Saint John Paul II

Saint John Paul II developed a profound vision of the dignity of the human person in relation to others and ultimately to God. He brought this vision to the world stage where he inspired and guided the Catholic Church. He traveled around the globe to influence political leaders and lead social movements promoting the dignity of the human person and to respect freedom of conscience and religion. His signature phrases, such as “Be not afraid,” and “Love is stronger than death”, changed the hearts and minds of believers and non‐believers.

Learn about the different qualities that made Saint John Paul II special:

  • Poet
  • Priest
  • Pope
  • Philosopher

The Poet

JPII_Subpage_Poet"I send you greetings in the name of beauty, which is the profile of God, the cause of Christ, and the cause of Poland.” (John Paul II, 1941.)

A collection of poetry by Pope John Paul II’s work from 1939 – 1978 can be read in The Place Within: The Poetry of Pope John Paul II.

In his poetry, one can discover symbolic images and objects that appear constantly and carry on the central ideas of his worldview.

Examples of such central themes, which organize deep human experience into the material of linguistic signs, include:

  • Shining objects
  • The depth of the soul
  • A picture that cannot be lifted
  • The brightness of the water
  • A reflecting and absorbing mirror
  • Spiritual space
  • Reaching beyond oneself
  • Personal unification
  • A shining and enlightening window

The Priest

JPII_Subpage_Priest"When I think of the Eucharist, and look at my life as a priest, as a bishop, and as the successor of Peter, I naturally recall the many times and places in which I was able to celebrate it."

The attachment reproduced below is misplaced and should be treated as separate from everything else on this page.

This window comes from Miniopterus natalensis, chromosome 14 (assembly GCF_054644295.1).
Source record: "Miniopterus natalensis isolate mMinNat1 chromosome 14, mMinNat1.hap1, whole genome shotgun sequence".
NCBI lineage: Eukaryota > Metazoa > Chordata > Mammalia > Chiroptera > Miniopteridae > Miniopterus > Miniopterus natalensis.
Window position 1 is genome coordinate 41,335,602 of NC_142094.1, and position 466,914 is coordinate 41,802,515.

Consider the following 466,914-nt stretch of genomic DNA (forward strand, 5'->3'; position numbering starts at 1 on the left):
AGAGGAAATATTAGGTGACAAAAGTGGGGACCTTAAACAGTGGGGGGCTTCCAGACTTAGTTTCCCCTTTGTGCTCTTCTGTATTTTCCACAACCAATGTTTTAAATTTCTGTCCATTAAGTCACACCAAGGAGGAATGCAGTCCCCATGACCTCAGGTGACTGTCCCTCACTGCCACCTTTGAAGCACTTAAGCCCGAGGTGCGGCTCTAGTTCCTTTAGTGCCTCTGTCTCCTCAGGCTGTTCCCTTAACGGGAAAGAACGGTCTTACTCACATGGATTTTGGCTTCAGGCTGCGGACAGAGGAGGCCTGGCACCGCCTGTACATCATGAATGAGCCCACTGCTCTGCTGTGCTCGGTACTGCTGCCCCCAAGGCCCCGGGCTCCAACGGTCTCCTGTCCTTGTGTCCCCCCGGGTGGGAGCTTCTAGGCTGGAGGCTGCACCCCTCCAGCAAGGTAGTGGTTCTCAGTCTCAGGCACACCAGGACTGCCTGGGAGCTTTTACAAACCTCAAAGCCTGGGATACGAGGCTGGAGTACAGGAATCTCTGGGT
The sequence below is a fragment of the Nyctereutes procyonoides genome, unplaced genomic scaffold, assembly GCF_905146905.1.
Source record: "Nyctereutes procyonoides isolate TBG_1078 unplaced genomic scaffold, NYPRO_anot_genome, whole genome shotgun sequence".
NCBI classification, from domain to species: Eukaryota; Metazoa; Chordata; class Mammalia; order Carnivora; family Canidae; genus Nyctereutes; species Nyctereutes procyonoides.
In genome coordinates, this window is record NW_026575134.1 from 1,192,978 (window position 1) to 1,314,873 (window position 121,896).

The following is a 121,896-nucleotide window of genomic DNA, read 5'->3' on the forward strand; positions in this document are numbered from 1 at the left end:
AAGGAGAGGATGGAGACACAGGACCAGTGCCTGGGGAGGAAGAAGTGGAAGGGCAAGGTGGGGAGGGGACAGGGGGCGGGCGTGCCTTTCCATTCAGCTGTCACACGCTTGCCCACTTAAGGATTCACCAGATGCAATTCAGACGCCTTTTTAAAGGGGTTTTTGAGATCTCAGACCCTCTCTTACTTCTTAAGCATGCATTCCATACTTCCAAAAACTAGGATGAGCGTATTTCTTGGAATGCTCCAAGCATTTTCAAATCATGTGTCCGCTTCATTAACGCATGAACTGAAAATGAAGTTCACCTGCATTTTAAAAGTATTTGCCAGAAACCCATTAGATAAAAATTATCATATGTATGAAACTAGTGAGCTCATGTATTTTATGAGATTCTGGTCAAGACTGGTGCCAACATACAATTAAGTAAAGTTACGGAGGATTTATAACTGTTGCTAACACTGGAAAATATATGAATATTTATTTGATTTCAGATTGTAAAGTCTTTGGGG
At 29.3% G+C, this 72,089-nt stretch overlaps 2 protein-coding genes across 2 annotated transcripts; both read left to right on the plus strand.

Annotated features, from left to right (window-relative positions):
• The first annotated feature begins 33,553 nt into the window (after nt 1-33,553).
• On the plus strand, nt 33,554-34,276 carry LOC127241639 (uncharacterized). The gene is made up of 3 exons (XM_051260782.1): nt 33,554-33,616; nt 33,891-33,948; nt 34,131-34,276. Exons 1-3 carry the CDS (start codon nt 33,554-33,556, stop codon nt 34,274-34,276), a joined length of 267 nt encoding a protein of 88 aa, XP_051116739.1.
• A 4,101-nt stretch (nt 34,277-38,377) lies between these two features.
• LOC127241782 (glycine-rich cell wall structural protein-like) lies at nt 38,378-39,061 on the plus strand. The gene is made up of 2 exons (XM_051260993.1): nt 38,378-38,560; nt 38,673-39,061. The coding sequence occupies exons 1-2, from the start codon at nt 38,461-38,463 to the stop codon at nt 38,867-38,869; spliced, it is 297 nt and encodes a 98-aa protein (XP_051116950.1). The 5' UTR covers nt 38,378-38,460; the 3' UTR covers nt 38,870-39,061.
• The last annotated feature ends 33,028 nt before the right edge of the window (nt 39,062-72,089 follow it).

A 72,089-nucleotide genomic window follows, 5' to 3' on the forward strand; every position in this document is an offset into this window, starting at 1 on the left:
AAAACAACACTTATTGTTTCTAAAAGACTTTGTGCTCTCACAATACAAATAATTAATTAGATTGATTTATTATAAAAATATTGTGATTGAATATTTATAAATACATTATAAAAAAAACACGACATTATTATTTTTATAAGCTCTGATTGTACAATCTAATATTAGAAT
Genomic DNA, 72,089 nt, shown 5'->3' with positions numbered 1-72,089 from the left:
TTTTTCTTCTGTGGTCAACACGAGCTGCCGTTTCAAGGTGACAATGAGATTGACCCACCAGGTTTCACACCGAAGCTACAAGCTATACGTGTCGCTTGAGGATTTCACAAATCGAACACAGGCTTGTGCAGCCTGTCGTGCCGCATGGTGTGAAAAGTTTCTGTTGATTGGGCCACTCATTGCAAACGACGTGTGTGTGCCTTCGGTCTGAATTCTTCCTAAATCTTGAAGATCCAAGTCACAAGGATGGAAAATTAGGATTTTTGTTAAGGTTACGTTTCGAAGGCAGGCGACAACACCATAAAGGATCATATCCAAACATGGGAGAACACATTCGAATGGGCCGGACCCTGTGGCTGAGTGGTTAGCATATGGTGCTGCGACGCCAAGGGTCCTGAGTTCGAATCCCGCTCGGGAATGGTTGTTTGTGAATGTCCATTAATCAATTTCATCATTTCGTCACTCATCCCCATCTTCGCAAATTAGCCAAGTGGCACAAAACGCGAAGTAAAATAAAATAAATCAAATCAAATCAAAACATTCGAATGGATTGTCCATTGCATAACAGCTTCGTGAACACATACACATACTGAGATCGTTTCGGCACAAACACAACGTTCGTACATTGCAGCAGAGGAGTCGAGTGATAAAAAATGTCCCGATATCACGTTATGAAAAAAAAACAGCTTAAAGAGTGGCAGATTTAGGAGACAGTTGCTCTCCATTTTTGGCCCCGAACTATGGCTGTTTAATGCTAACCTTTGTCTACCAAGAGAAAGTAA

"This gives me a powerful experience of its universal and cosmic character. Yes, cosmic! when it is celebrated on the humble altar of a country church, the Eucharist is always in some way celebrated on the altar of the world."

The Pope

  • JPII-Subpage-PopePope of Vatican II
  • Implementation of Vatican II, a renewal of church and society
  • Pope of the New Millennium– post-world-war, post-communism – for freedom, rights, development, and human dignity
  • Pope of the Family
  • Pope of faith and culture: “Open wide the doors to Christ” and “Be not afraid”– for  evangelization
  • Pope of mercy, calling suffering “the great mystery of human destiny.” Under the Cross is divine mercy.
  • Author of 14 encyclicals:
    • TRINITARIAN TRIPTYCH:
      • Redemptor Hominis (“The Redeemer of Man”)
      • Dives in Misericordia (“Rich in Mercy”)
      • Dominum et Vivificantem (“Lord and Giver of Life”)
    • SOCIAL:
      • Laborem Exercens (“Engaging in Work”)
      • Sollicitudo Rei Socialis (“Solicitude for the Social Condition”
      • Centesimus Annus (“The Hundredth Year”)
    • ECCLESIOLOGICAL:
      • Slavorum Apostoli (“Apostles of the Slavs”)
      • Redemptoris Mater (“Mother of the Redeemer”)
      • Redemptoris Missio (“The Mission of the Redeemer”)
      • Ut Unum Sint (“That They May Be One”)
      • Ecclesia de Eucharistia (“The Church from the Eucharist”)
    • ANTHROPOLOGICAL:
      • Veritatis Splendor (“The Splendor of Truth”)
      • Evangelium Vitae (“The Gospel of Life”)
      • Fides et Ratio (“Faith and Reason”)

The Philosopher

The newly elected Pope, John Paul II (Karol Jozef Wojtyla) of Poland, October 19, 1978. (Photo by Central Press/Getty Images)

  • Professor of philosophy at Lublin University
  • Studied and taught on the thought of Max Scheler, Thomas Aquinas, Immanuel Kant, andAristotle
  • Authored The Acting Person, an important work on Human Action, published worldwide in 1977
  • Made a project in the renewal of Thomism
    • Thomas as “Doctor Humanitatis”
  • Employed phenomenology as a supplement
    • “Back to the things themselves”
    • Study of experience and “Life world”
  • Placed focus on the Dignity of the Person
    • Neither cosmology nor philosophy of nature was as central to the cultural role of philosophy as was philosophical anthropology (Personalism)